The Local Monthly Pass costs $114, while the Regional Monthly Pass costs $200 for adults and they cover the same areas as the day passes. All of these passes are offered at half-price to seniors, people with disabilities, Medicare recipients, and those enrolled in RTD's LiVE program. Youth fares offering over two-thirds off the price also apply to those aged 6-19, and up to three children aged 5 and younger ride free with a fare-paying adult. Active duty members of the US military ride for free on all RTD services.

Top 21 things to do in Denver

Accessible travel in Colorado

Travel within Colorado is getting easier for people with disabilities, but it’s still not easy. Public transportation services are required to be made accessible to all, and buses in the cities have lifts. Curb ramps are common and many busy intersections have audible crossing signals.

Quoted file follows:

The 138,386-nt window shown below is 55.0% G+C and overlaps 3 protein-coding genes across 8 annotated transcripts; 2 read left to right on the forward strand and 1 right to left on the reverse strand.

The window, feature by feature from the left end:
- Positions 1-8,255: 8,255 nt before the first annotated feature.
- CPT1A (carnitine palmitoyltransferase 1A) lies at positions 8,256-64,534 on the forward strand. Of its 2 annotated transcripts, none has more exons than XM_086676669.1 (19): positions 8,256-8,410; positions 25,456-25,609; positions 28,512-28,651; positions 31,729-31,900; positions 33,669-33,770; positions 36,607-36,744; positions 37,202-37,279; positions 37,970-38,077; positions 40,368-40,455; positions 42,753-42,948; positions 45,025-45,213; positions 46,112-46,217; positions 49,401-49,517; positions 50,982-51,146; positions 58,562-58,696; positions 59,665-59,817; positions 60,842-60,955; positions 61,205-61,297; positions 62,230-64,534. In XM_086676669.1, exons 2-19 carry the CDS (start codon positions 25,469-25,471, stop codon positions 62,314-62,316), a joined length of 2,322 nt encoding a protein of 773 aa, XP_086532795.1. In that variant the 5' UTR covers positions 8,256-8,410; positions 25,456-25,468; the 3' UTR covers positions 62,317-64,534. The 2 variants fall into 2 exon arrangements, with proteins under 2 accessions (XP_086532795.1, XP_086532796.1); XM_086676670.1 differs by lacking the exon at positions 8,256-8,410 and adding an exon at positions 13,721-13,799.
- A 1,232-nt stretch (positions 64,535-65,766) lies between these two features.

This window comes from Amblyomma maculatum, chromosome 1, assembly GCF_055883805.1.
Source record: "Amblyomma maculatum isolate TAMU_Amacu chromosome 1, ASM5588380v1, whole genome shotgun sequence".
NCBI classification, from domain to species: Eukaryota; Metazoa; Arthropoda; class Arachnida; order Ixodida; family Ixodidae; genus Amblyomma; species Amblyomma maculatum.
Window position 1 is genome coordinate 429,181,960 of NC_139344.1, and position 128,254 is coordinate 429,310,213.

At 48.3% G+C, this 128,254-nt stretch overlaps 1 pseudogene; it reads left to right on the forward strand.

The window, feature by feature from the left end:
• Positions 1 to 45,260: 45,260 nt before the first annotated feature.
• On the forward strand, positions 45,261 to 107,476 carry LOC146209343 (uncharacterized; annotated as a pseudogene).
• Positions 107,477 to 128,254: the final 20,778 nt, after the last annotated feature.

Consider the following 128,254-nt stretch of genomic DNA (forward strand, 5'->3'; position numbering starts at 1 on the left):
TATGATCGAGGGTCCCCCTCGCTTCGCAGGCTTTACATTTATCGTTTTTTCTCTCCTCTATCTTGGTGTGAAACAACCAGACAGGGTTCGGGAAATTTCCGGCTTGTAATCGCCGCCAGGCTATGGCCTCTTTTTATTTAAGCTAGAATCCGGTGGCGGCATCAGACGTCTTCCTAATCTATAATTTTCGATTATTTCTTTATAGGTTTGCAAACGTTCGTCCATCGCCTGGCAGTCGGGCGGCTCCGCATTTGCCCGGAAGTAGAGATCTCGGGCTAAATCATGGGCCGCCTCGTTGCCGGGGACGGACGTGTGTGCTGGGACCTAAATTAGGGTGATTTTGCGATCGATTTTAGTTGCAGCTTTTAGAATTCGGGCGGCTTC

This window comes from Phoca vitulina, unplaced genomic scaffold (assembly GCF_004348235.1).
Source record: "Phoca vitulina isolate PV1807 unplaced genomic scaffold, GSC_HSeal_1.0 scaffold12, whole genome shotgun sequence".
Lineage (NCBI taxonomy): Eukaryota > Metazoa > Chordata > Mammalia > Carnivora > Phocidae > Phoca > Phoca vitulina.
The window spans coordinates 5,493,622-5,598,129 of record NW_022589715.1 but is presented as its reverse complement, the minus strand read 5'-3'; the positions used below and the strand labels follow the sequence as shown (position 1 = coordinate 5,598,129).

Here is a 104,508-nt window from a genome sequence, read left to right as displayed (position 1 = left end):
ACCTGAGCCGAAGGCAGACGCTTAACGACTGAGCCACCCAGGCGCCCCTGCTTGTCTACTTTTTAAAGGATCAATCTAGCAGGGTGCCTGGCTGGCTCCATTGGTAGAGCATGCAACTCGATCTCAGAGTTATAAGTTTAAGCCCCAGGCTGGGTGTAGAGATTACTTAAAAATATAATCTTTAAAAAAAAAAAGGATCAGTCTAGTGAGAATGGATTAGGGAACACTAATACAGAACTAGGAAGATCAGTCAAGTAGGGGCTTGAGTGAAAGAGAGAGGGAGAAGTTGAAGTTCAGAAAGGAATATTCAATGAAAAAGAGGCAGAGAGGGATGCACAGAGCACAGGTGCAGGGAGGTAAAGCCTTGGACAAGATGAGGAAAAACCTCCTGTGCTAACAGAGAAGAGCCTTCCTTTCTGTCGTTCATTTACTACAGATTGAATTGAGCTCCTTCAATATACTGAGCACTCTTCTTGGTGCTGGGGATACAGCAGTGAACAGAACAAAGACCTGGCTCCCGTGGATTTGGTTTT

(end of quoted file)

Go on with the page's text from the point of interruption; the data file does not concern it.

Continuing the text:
RTD's Access-a-Ride provides travel options for people with disabilities in Colorado. It provides local bus transportation in the Denver metro area, and helps individuals who cannot access fixed-route bus and train systems to maintain their freedom to travel around the metro area. Travelers with disabilities can ride Greyhound and Amtrak without notification ahead of time, although Colorado Cross-Disability Coalition still advises advanced ticket purchases.